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Chopped Water

by: Lloyd Tackitt 11/17/2017
I like fishing windy days much better than fishing calm days.  Windy days that chop the water's surface improve the catching.  A lot.

Today vs last Sunday is a good example, I fished this spot last Sunday and caught a nice Bass and some huge Red Ear Sunfish.  One Bass and about six perch, which is not a bad day for me, in fact it was a great day for me.  It was dead calm, the water was mirror smooth.  The mirror surfaced water - and being really clear - meant that I could see fish a long way off, and of course they could see me.  There was no way I could get within visual distance of the Bass and have them stay there.  Soon as I could see them, they left the area.  

Today I fished the same spot and it is quite windy and the water is choppy.  This time, using the same techniques in the same spot, I caught four nice Bass and lost tgrack of the giant Red Ears.  Probably ten or twelve of them. For a while they were hitting on every cast.  It is awesome when that happens!  I love these Red Ears, I don't actually know if I have a perch or a Bass on until I get it up real close, they fight that damn hard.  I'm serious, these 10 to 11 inch thick bodied fish are superior fighters like all of the Sun Fish are.  These probably weigh a bit over one pound and yet they fight like a four or five pound bass.  They are the bomb.  

While I was standing in less than knee deep water two Bass approached to within less than my rod length of 9'.  They stayed there a long time.  They would ease off and then come back, ease off and then come back.  These two were smaller, probably no more than four or five pounds, but reasonably decent - and no way they'd act like that in calm water..  I could see them through the chop but apparently they didn't see me or didn't see me as a threat.  

Even when I was casting and waving my arm back and forth, they just sat there.  Whenever I'd bring in one of those Red Ears four or five really big Bass would follow it all the way in.  I had a school of five big Bass chasing my perch two or three times, and they approached to within three feet of my legs, just right there at my feet.  When they left they did so casually.  It was as much fun watching them do that as it was catching them or the Red Ears.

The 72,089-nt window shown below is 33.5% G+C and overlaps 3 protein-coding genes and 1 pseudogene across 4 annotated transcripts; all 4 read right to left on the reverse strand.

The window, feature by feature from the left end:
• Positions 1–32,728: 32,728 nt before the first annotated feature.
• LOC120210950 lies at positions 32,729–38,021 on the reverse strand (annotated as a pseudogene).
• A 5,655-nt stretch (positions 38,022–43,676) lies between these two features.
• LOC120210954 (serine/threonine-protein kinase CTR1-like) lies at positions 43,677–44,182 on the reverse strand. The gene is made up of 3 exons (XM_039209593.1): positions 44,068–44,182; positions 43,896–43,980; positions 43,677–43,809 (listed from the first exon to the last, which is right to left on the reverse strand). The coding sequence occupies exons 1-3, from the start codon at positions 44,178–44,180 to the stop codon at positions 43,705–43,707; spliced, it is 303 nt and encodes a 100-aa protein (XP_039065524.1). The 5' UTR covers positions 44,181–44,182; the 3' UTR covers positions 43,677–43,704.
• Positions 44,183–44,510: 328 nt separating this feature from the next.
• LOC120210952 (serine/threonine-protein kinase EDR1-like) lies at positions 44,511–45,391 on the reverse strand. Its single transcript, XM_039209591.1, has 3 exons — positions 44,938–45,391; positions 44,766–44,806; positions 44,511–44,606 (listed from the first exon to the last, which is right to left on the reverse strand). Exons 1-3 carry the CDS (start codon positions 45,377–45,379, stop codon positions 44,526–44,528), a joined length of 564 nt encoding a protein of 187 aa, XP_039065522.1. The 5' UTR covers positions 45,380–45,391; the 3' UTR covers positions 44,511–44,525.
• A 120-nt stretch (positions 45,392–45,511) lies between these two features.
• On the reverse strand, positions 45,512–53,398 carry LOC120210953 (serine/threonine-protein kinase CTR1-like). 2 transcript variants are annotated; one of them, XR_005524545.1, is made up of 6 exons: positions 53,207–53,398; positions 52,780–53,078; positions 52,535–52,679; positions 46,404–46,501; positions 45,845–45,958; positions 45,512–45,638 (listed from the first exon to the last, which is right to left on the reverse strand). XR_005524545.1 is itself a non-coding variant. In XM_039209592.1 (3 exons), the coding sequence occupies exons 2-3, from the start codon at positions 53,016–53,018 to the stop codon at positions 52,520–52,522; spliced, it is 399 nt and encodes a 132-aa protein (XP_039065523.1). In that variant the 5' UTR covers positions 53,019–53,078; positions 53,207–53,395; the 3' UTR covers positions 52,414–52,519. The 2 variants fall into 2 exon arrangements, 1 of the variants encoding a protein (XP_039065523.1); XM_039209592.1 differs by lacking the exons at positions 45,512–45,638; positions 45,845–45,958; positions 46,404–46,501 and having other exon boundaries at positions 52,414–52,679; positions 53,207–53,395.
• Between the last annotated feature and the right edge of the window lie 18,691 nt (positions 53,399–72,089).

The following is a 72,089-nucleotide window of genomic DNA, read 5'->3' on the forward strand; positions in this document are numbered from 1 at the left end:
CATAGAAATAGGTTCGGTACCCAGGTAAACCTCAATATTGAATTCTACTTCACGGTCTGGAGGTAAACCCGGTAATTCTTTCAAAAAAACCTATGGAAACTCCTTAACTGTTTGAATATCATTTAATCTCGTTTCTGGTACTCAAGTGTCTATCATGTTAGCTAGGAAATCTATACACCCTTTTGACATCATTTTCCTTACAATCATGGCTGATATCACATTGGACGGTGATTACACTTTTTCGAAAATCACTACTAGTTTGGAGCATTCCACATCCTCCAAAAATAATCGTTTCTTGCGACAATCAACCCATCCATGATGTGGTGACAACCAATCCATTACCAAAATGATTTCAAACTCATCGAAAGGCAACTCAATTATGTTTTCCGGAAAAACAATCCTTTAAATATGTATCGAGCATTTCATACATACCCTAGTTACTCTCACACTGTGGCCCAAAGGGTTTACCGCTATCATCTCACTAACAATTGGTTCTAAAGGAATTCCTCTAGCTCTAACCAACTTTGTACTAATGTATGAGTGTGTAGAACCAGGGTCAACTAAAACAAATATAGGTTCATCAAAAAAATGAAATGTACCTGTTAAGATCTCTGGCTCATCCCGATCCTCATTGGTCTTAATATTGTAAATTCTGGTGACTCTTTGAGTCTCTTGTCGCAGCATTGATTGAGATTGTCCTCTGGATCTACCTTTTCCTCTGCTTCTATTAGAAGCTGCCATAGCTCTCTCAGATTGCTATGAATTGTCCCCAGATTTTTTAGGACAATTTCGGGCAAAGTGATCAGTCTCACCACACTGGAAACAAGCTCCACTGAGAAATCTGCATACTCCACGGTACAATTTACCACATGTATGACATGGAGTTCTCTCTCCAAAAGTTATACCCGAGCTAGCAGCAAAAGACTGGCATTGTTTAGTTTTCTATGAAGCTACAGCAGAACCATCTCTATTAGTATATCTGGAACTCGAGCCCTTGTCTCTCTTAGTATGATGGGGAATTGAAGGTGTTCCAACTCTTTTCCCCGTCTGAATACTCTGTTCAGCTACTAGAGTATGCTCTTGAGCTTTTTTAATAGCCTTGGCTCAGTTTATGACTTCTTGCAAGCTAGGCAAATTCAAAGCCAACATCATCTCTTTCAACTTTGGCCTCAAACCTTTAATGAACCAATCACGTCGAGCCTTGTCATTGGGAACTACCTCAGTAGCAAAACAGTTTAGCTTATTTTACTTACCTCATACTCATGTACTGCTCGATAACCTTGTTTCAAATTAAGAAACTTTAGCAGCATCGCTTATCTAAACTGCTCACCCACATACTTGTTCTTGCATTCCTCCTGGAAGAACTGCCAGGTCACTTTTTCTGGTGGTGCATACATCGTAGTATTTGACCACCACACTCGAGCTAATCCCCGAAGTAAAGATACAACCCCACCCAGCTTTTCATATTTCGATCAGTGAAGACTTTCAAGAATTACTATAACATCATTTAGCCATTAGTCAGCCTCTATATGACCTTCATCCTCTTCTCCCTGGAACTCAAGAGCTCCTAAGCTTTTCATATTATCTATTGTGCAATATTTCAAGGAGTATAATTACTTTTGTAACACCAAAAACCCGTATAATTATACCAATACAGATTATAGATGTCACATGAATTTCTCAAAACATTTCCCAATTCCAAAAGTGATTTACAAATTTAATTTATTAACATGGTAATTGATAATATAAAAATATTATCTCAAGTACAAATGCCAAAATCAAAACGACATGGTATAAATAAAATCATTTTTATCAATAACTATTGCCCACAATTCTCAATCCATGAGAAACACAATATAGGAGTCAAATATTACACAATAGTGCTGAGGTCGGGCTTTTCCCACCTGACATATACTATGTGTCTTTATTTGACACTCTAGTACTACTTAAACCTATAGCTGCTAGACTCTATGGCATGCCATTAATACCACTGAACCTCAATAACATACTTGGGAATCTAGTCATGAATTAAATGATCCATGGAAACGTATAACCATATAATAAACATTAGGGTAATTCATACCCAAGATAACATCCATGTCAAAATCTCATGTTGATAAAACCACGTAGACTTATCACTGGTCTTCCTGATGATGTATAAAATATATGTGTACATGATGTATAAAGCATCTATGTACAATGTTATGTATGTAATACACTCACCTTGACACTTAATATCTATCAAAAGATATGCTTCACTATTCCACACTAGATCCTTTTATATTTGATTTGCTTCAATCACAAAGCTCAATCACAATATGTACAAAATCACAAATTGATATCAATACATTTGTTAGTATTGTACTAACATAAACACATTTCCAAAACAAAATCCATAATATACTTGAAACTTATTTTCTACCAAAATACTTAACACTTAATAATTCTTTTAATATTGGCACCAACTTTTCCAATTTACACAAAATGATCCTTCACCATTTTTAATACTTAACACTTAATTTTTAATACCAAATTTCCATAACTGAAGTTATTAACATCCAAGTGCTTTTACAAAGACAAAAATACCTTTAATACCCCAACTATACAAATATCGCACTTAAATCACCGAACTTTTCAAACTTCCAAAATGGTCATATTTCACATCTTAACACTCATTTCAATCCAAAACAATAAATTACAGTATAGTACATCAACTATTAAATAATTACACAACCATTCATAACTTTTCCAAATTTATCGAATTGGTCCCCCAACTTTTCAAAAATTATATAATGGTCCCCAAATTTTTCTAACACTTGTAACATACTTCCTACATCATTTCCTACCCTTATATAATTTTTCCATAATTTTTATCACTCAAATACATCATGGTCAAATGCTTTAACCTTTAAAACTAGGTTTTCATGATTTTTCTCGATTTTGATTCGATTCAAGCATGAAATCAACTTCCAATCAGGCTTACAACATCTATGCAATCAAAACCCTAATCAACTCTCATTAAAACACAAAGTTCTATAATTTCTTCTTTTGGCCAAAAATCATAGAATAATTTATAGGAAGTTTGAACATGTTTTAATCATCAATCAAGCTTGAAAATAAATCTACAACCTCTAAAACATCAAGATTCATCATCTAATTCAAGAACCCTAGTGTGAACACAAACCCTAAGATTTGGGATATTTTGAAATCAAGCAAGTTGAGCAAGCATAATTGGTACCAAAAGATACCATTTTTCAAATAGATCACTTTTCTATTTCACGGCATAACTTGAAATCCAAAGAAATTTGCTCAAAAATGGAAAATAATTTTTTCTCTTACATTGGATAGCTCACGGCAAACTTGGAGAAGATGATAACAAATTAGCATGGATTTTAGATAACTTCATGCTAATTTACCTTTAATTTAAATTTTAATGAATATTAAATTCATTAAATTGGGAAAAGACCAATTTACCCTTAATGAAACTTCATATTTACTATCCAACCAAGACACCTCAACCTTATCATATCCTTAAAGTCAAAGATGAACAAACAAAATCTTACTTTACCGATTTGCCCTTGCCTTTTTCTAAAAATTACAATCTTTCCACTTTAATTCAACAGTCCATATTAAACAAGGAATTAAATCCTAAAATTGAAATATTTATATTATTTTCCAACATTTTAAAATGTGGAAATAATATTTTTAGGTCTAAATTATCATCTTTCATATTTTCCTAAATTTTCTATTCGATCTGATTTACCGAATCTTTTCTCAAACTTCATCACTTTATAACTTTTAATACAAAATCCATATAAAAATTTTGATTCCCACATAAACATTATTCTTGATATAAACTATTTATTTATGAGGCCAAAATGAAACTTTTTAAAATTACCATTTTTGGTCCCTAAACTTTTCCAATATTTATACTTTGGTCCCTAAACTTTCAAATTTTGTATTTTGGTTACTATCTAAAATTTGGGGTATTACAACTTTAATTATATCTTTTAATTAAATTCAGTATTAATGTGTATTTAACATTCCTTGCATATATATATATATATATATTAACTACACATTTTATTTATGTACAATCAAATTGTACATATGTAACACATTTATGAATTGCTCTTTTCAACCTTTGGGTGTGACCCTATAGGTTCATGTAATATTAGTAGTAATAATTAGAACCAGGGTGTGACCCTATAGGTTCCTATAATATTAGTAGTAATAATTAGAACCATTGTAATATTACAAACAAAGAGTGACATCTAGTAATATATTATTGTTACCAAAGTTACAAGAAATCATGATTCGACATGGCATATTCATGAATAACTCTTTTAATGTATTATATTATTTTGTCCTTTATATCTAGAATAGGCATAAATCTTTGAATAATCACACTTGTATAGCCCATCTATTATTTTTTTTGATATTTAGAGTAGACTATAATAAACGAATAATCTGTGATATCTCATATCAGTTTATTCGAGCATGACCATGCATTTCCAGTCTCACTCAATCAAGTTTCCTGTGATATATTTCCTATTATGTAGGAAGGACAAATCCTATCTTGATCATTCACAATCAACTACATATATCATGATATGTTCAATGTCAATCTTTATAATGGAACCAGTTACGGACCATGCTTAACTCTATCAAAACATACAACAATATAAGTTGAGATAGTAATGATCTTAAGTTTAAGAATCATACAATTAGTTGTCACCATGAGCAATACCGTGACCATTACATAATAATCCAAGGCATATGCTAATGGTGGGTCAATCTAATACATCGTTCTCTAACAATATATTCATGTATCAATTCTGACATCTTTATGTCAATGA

The four Bass I caught (six to eight pounds) were all caught when they grabbed one of my perch as I was bringing it in.  Twice I saw the Bass actually take the perch and swim off with it.  Way cool.  Seriously way cool to see that happen.  You don't see that much when the water is flat.

Another reason I love the chop is that I can put a strike indicator on and toss out a fly, or a worm, and set the indicator to hold my fly/worm just above the bottom of the river.  That fly/worm then bucks up and down rapidly as the wind driven chop bounces my strike indicator up and down.  The wind will pull that indicator along at a good clip if it is with the current, or at a slow clip against the current - since it was blowing from the South today it was against - another nice movement action that enhances the bite.  That chop bounce improves the action and brings in more bites than a static presentation ever does.

Fish are just more likely to move around in choppy water too.  Instead of them being hunkered down somewhere in a small space they spread out and hunt, they feed more aggressively and in a wider area.

The wind does play havoc with my cast, and I may have lost my "zen" a couple of times and muttered f__k (muttered loud enough to wake my dog up on the bank 100 yards away where he was sleeping) as my line got tangled around my neck and the fly dangled from the bill of my cap - but there were just a couple of those zen lapses in 5 hours of continuous casting and fishing.  I'll take that.  I'll always take that.

Overall there is very little drawback to fishing in a stiff wind and a lot of plus signs that come with it.  

I'll take a windy day for fishing every time.  

Every. Single. Time.
Blog content © Lloyd Tackitt
Member comments
Dave Mauldin, TX   11/18/2017 5:44:26 PM
Agree, every single time. The wind is your friend. We need to learn to make it our friend.
 
Flyrodn, CO   11/20/2017 2:01:11 PM
No doubt a chop on the water can do wonders for the fishing. I prefer a bit of breeze, and on stillwater opt to cast into it from the shore. Still there are times when you can get too much of a good thing, as it was the last time on the water, 20 was calm that afternoon.
 
Lloyd Tackitt (Lloyd Tackitt), TX   11/20/2017 2:57:38 PM
You make a good point - it can be too windy for sure. There are days when the wind is on ornery that it just isn't worth it to try casting in it.
 
Lloyd Tackitt
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